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Montane 180 Rain Shell REVIEW

This waterproof/breathable polyurethane laminate pullover is light, but could lose more weight by eliminating extra features.

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by Will Rietveld | 2005-11-01 03:00:00-07

Montane 180 Rain Shell REVIEW

Introduction

Montane calls the 180 “the world's lightest weight fully waterproof and breathable outdoor shirt.” Well, almost, and it’s a pullover by our terminology. It’s very light, but not spartan, and perhaps it has a few too many weighty features for a minimalist pullover. I found it to be waterproof, and surprisingly breathable and dry inside for a polyurethane laminate shell.

What’s Good

  • Very lightweight
  • Fully seam-taped
  • Good fitting hood
  • Half-height front opening
  • Water-resistant zippers
  • Dropped tail

What’s Not So Good

  • Heavier than manufacturer specification
  • Wire brim on hood
  • Too many weighty features for a minimalist pullover

Specifications

  Year, Model

2005 Montane 180

  Style

Half-zip pullover rain shell

  Weight

Size L tested. 7.1 oz (201 g) measured weight, manufacturer’s specification 6 oz (180 g) size L

  Shell Fabric

Freeflow Lite, consisting of a 20d nylon ripstop face fabric with Teflon DWR on the outside and Gelanots GXPR polyurethane laminate on the inside, 1.7 oz/yd2 (57 g/m2)

  Features

Taped seams, elastic drawcord hem with 1 adjustor, stow-away hood with dual elastic drawcord front adjustment and Velcro rear adjustment, zippered chest pocket with water-resistant zipper, half height front opening with water-resistant zipper, elastic cuffs, fleece-lined collar, dropped tail, reflective dots on cuffs

  MSRP

$166.50

Performance

Montane calls the 180 a “waterproof/breathable outdoor shirt.” By our terminology, it’s a pullover. At 7.1 ounces in size large, the Montane 180 is very lightweight, but it’s not spartan. Features include a stow-away hood with two drawcord adjustors and wire brim, fleece collar, elastic drawcord hem, a chest pocket, water-resistant zippers, and a dropped tail.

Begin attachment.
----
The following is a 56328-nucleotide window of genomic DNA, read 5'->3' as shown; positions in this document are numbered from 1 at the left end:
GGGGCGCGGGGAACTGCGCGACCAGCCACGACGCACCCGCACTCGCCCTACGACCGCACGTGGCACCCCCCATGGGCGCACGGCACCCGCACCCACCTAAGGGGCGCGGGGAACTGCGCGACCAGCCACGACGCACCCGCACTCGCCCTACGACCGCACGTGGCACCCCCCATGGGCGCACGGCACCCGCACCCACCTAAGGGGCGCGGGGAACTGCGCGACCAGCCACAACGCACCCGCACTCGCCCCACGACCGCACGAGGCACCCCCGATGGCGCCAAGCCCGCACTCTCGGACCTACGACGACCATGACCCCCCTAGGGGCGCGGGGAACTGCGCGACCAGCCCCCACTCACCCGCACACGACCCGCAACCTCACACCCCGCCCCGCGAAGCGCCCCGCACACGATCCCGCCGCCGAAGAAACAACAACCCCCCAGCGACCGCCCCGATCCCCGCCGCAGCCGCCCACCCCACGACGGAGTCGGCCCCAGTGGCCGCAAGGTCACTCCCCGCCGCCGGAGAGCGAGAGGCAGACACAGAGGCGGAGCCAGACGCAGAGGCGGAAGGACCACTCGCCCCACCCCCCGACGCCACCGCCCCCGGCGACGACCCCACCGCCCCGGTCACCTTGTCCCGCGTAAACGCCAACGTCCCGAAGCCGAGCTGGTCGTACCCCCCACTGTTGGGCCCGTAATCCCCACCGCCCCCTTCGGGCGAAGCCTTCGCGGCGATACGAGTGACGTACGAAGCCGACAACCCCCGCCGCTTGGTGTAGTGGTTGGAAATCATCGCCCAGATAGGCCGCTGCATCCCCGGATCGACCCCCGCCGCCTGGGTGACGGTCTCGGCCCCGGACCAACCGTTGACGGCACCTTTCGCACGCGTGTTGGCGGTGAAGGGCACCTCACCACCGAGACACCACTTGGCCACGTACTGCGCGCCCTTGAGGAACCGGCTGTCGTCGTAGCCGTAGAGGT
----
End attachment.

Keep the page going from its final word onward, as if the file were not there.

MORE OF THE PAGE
In the world of minimum weight rainwear, there are marketing advantages to holding the title for the lightest rain shell available. Montane lists the weight of the 180 as 6 ounces in size large, but its actual weight is 7.1 ounces (18% above the specification). So, who holds the lightweight crown for the lightest woven nylon waterproof/breathable rain shell available? The 180’s closest competition, the Patagonia Specter Pullover, weighs 6.9 ounces. Patagonia wins by a fraction of an ounce.

It’s essentially a tie for all practical purposes, and Montane could have won if they held back a little on extra features (read on below). The honor will be short-lived because Sierra Designs will be introducing shells made of their new Nanolite super lightweight fabric in 2006. Their Isotope Jacket reportedly will weigh 4.3 ounces in size large (see related Outdoor Retailer dispatch in the sidebar).

The 180 is a bit of a contradiction. On the one hand Montane pushes the lightweight threshold with the pullover, but on the other hand they load it with weight-adding features. A pullover is normally a minimalist rain shell. From our perspective, the market for this shell is pragmatic outdoor enthusiasts who prefer to keep it simple, functional, and light. That would mean a pullover with the basic “essentials” like a hood, chest pocket, and water-resistant zippers. The extra features, like the dual drawcord adjustors and wire brim on the hood, stow-away hood flap, and fleece collar could all be eliminated to reduce weight, or traded for a full-height zipper.

One feature I can easily live without is the hood’s wire brim. It was an annoyance to straighten it every time I pulled the shell out of a pack. The hood drawcord adjustors could be replaced by a simple elasticized hem. The Velcro tab on the back of the hood is very light and effective for adjusting hood volume.